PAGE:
It's important to note that if the decedent was married but legally separated, the estranged spouse may still be entitled to a portion of the property. State intestacy laws also apply to unmarried couples, meaning that even if you were in a committed relationship with your partner for many years, your partner might not have any legal right to your property if you do not have a Will.

This means that your hard-earned possessions could end up in the hands of strangers instead of the people or causes you would have chosen.

#2 –The State Decides Who Gets Your Money

If you die without a Will or a trust, your money and financial assets will be distributed according to your state's intestacy laws.


For example, in the State of New Jersey, these laws dictate that if you do not have children, or if your children are the mutual children of you and your spouse, and your spouse has no other children, then your entire estate will go to your surviving spouse.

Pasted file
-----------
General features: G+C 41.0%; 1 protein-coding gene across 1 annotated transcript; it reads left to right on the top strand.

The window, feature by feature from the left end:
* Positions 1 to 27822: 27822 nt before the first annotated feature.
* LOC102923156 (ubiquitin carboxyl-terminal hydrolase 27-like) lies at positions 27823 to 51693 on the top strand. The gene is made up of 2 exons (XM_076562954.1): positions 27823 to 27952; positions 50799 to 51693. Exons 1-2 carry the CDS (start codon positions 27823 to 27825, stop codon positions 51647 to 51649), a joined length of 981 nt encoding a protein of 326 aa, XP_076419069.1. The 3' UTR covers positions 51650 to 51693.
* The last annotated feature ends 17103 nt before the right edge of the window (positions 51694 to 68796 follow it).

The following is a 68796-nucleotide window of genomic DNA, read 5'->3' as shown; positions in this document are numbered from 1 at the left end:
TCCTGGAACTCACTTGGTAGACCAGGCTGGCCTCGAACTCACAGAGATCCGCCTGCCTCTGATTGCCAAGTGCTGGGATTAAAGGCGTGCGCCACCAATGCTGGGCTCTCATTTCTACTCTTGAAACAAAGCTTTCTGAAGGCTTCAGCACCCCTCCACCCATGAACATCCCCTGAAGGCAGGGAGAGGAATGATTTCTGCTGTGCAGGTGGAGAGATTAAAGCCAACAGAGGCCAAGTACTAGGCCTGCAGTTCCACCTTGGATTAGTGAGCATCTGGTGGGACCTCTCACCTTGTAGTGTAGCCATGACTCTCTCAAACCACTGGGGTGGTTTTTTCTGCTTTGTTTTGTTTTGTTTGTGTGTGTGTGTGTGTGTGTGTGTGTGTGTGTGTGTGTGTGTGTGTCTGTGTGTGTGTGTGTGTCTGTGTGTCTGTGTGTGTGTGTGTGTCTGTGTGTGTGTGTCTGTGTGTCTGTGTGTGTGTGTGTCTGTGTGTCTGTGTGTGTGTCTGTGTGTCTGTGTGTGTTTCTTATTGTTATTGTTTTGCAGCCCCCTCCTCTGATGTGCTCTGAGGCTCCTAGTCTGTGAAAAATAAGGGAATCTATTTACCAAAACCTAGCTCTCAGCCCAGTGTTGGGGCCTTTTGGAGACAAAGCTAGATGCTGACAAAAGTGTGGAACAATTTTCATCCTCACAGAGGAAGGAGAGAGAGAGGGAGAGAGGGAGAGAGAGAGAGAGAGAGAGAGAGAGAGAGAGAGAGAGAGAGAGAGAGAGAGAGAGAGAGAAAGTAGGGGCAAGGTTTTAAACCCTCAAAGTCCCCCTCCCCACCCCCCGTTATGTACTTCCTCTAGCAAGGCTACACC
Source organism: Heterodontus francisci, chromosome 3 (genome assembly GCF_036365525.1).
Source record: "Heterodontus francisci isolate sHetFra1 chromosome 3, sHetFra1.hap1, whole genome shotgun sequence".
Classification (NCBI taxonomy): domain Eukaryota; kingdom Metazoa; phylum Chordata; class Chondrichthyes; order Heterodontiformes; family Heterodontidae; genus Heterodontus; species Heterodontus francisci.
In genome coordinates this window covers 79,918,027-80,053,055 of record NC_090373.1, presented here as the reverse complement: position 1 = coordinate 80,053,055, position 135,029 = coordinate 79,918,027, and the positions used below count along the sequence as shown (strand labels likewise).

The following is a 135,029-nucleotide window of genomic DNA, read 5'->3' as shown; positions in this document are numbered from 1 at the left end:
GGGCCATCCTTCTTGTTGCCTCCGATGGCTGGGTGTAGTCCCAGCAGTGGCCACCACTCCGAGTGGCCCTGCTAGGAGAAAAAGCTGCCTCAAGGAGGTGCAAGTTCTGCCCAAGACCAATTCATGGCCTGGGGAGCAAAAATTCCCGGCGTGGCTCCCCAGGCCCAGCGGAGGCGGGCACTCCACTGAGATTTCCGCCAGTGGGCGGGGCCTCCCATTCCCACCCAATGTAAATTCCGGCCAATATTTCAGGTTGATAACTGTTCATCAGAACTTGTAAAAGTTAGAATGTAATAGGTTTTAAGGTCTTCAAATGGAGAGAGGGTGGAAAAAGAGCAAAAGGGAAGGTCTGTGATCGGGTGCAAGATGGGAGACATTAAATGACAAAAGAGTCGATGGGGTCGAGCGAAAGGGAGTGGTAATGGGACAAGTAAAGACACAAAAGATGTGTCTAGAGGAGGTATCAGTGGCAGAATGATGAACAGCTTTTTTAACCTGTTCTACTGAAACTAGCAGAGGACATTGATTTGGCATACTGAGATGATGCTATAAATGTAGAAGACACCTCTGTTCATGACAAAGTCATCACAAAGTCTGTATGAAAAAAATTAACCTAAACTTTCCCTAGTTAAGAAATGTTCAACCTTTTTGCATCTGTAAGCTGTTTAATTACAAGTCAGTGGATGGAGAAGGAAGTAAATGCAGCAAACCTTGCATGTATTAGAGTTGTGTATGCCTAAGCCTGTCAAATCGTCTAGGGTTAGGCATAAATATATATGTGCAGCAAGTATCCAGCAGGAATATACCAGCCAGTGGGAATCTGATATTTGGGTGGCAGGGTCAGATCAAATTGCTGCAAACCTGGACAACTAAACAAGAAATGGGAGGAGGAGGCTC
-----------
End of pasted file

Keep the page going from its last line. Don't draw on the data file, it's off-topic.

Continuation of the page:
However, if you have a spouse and you have children from another relationship, or if you have children and your spouse has children from another relationship, your surviving spouse will only receive 25% of your estate (at least $50,000 but no more than $200,000) plus one-half of the remaining balance. The other half will be divided equally among your children.

If you do not have any spouse, but you have children, then your entire estate will be distributed to your children.  But if you do not have any children, it will go to your parents, or if they are no longer living, then to your grandparents, and then to siblings and issue of deceased siblings. If you do not have any living relatives, then your entire estate will go to the State of New Jersey.

If you have debts, such as credit card debt or unpaid loans, those debts must be paid off before any remaining funds are distributed. Sometimes, this could leave little or no money for your beneficiaries. To ensure this does not happen, it's important to create a Will or a trust to ensure that your wishes are respected and that all debts are properly taken care of before anything else is done.